So why did I choose now to do all this? Share this story and relaunch the site? I did mention it felt a little like fate right? As you know I have done a few collaboration posts with Monica Rich Kosann and here’s why. Before I went to Dallas for my second year at rstheCon, they sent me a list of brands that I would be meeting one on one. I had a list of three, two of which I was familiar with and one I wasn’t . Want to guess which one I wasn’t familiar with? I, of course, did a little bit of research and looked at Monica’s site before my trip. I saw the beautiful jewelry and instantly was excited to meet the team. On my first day at the conference, I visited their brand booth where they had a display of their pieces and I instantly stopped in front of one of them. It was a necklace display of a delicate gold chain with three little rings hanging from it. It immediately made me think of my mother and here’s why. After she passed, I inherited her wedding ring and for a while I wore it on a chain on my neck. However, I really hated all of my chains as they always hung at an awkward length for the way I was wearing the ring. So when I saw this display of a longer chain with three delicate rings at the end, I was taken back to those first years that I religiously wore my mom’s ring on a necklace underneath my shirt. This wave of nostalgia hit me like a ton of bricks and I couldn’t wait to meet Monica in person and let her know how her piece really struck me. It was after meeting her and telling her this little story that I really felt a kinship with her jewelry. I am super sentimental and I love how her pieces say so much about the wearer. These poesy rings each stand for something different and inside they are engraved. This is actually what was traditionally done to poesy rings. There is usually some secret message engraved inside. The ones I chose here are “Never Fear”, “Mine”, and “Love”. Three words that mean things to me and might mean other things to someone else. “Never Fear” reminds me to take chances, meet people who are different and approach them with an open mind, and to not let my fears or insecurities stop me. “Mine” reminds me to think of myself and my own happiness and that it’s okay to do so. “Love” reminds me to do the first two things with love and acceptance. I plan to throw in my mom’s ring in the mix. I’m actually wearing my mom’s ring in this post. Since it was too big, I started sandwiching her ring with two smaller rings so it would stay put. That’s how I’ve been wearing it for the past few years but with this new chain, I may go back to the old way. I really want to thank Monica and her team for providing me with these gorgeous pieces and for giving me the catalyst to open up and share this very special post. I’d like to think that my mom is still motivating me in some way and that she is watching over me and happy of who I am now. You can’t change the things that happen to you, but you can control how you come out of it. And I hope to come out of all this a better person, a better friend, a better wife, and mostly a better woman… all in my memory of the one person that meant the world to me, my mom. Did I also mention that today is her birthday?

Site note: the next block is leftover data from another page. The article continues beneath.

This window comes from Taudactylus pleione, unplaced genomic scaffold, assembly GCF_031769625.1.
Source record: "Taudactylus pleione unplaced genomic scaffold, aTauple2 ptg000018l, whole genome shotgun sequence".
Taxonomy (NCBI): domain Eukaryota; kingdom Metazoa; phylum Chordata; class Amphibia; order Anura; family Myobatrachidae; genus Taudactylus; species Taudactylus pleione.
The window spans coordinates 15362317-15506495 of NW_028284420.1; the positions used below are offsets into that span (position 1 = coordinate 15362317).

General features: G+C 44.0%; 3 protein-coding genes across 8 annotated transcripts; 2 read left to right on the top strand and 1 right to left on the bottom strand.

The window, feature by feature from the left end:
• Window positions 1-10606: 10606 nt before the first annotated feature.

May 30, 1959 – September 6, 2009
// Here are some of my favorite Poesy Rings //
// jumpsuit – asos // shoes – penelope and coco // clutch – asos // belt – vintage // necklaces – thanks to monica rich kosann, maya brenner // bracelets – thanks to gorjana, giles and brother // sunnies – prada //
// replicate the look //